I hope everyone had a wonderful holiday; I know I did!
I had some adventures, too...like stopping at Victoria's Secret.
It was my first time there, and the place was packed. Women crowded around huge bins of undergarments, fondling the soft cottons and fingering the lace. I stood against the wall, holding five bras, waiting for a changing room.
After about ten minutes, I was led to a small stall with a dry-erase board on the front. The woman asked how many bras I held. I told her; she scribbled the number on the board and opened the door.
It was the standard dressing room: too well lit, a mirror on one wall, a bench on the other. I went in and immediately got down to business--no point in making the half-dozen women behind me wait any longer than necessary. I had barely gotten my shirt off when there was a knock at the door.
I said, "Occupied," but I wondered how anyone could have thought otherwise. Including the one that had helped me, no fewer than four women were working the changing rooms, and there was a number on the dry-erase board on the door. "Oh," a lady from the other side of the door replied, "I was just checking to see if you needed any help."
Help? In a changing room? In Victoria's Secret?
I tried to imagine it, gave myself a mental slap for being a perv, and got back to the business at hand. It was silly, I thought as I snapped everything into place. The lady was probably just trying to hurry me along.
Fancy new bra in place, I turned toward the mirror. Not bad. But I noticed something. Next to the mirror, at eye level, was what looked like a doorbell. A small plaque said, "Press for Assistance."
All my previous questions came back, and brought friends. Like, "How many women can't manage their own undergarments?" And, "Is this really a frequent enough issue to warrant both a special button and human check-ups?"
There was another knock on the door. Again, I said, "Occupied," and was told that the employee was "just checking on me".
I don't know what I had expected in Victoria's Secret, but this wasn't it. In the last five minutes, I'd gone through a lot of emotional changes, from boredom to confusion, and now, I hate to admit, I was beginning to feel a little smug. I mean, hey, obviously I'm pretty special. I can dress myself.
I lifted the next bra out of my bag. It was a shiny blue number, with straps that made a criss-cross pattern across the back. I noticed that there were tiny hooks on the straps, making them adjustable, but I didn't see a clasp on the bra itself. Still feeling hurried, I decided to simply slide it on like a T-shirt.
That went just fine until it got down to my shoulders.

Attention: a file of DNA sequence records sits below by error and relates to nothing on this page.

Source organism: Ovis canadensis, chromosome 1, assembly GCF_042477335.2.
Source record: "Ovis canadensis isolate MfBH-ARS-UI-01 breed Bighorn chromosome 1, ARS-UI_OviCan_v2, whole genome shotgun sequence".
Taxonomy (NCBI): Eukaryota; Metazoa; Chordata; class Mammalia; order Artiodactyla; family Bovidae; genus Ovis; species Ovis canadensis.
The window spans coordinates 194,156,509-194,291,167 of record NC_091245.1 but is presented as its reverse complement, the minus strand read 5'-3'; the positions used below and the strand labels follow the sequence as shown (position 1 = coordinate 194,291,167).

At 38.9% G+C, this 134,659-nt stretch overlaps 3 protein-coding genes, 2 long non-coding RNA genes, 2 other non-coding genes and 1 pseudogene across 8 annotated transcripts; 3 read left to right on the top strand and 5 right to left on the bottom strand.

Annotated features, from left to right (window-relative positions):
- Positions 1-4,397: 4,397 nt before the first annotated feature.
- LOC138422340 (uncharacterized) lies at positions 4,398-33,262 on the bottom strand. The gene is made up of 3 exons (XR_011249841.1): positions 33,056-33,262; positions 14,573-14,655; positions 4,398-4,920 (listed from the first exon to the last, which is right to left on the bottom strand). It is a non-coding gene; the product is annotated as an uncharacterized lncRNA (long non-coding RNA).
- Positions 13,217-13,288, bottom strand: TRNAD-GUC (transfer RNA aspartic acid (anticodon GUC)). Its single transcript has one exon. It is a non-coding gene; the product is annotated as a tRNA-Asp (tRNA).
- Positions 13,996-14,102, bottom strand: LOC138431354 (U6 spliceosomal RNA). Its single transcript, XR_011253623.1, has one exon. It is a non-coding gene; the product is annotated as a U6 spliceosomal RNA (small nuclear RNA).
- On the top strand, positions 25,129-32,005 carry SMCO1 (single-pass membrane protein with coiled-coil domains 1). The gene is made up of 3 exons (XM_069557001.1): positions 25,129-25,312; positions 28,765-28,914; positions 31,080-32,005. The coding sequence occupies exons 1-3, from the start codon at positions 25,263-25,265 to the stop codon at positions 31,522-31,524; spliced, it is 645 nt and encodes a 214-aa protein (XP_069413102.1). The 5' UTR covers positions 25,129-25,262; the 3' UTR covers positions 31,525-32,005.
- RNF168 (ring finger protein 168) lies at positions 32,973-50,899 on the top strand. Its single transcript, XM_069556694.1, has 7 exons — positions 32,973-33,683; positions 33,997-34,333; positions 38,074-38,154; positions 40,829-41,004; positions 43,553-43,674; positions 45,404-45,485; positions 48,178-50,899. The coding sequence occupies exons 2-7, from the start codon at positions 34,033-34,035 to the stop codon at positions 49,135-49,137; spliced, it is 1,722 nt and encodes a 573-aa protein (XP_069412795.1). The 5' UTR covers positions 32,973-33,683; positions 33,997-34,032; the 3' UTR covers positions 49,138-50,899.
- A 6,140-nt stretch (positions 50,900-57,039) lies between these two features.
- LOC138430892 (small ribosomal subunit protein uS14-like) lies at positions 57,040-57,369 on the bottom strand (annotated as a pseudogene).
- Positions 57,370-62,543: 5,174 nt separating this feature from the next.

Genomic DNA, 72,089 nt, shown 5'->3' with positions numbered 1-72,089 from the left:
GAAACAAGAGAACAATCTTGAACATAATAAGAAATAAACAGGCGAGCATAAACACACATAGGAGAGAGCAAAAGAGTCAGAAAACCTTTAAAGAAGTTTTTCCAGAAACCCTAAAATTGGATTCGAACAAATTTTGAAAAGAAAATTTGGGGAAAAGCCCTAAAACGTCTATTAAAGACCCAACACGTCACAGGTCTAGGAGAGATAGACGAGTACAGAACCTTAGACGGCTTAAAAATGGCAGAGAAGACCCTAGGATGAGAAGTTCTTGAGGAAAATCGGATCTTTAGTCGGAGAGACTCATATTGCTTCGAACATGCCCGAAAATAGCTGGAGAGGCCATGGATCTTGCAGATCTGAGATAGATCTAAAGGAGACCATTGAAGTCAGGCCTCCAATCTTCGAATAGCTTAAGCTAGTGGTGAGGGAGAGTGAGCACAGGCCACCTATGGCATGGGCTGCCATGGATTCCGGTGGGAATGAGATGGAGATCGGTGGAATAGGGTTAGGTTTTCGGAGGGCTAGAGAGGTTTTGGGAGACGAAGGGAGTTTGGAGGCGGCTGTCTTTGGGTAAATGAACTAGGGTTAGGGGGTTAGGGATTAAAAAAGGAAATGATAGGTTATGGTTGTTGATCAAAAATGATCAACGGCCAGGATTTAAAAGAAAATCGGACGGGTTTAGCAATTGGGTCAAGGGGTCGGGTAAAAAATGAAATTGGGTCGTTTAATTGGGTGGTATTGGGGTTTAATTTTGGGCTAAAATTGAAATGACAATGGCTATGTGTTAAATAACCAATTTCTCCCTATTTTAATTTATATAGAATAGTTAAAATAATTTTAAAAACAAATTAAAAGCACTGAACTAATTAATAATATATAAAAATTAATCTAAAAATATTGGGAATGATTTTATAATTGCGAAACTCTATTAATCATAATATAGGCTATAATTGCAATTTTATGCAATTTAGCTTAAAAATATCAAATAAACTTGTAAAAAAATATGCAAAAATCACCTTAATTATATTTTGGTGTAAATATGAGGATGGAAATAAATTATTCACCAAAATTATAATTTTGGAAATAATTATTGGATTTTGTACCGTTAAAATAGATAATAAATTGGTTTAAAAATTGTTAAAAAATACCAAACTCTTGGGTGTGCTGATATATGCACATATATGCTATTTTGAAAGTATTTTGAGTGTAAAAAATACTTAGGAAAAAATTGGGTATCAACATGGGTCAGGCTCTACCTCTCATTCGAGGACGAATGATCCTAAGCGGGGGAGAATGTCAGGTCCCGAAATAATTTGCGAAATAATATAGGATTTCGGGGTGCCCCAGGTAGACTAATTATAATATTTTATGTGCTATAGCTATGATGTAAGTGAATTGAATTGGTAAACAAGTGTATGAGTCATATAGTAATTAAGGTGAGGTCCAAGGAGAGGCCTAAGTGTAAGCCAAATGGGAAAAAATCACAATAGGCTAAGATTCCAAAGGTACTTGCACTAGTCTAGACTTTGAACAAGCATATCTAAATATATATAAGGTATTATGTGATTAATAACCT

The elastic reached its max stretch at the exact moment that the hooks on the straps tangled in my hair. The damn thing was constricting me like a boa, holding me in an awkward position that made grabbing it difficult. I couldn't lower my arms, and the bra absolutely would not go down any further. I tried moving it the other way, and that didn't work, either. I was stuck.
I eyed the little button on the wall, and realized, yes--sadly, I had been defeated by underwear. I needed assistance.
That's when my cellphone rang. Maybe most people would have ignored it. Not me. Answering the phone--however awkward that might be under the circumstances--was a welcome distraction from the choice I faced.
I'd left my purse on the bench. Since my hands were trapped over my head, the only way to get at it was to bend at the waist--bend completely double--and then, staring at the floor, my hands out in front of me like Superman, fumble blindly for the phone. Luckily, I'd left it in an outside pocket.
I found it and stood. I folded my arm over my head, and held the phone upside-down against the opposite ear. My mom was already saying, "Hello? Hello, are you there?"
I was. We had a nice, brief conversation. I never mentioned the bra.
When I hung up, I dropped the phone onto the bench and turned back to the mirror. The talk with mom had calmed me and given me a little time, and I'd decided to re-evaluate my situation before doing the unthinkable and hitting that silly button.
There, in the mirror, was my answer: a small, semi-hidden clasp I hadn't noticed before.
With a little maneuvering, I undid the clasp and the bra came open. I still had to untangle it from my hair, but I was otherwise free.
I added a few more emotions to my mental tally: embarrassment, followed by relief, and then the quiet acceptance of a person who has been fully and righteously chastised.
I walked out of that room with my head held high.
But I didn't buy the bra.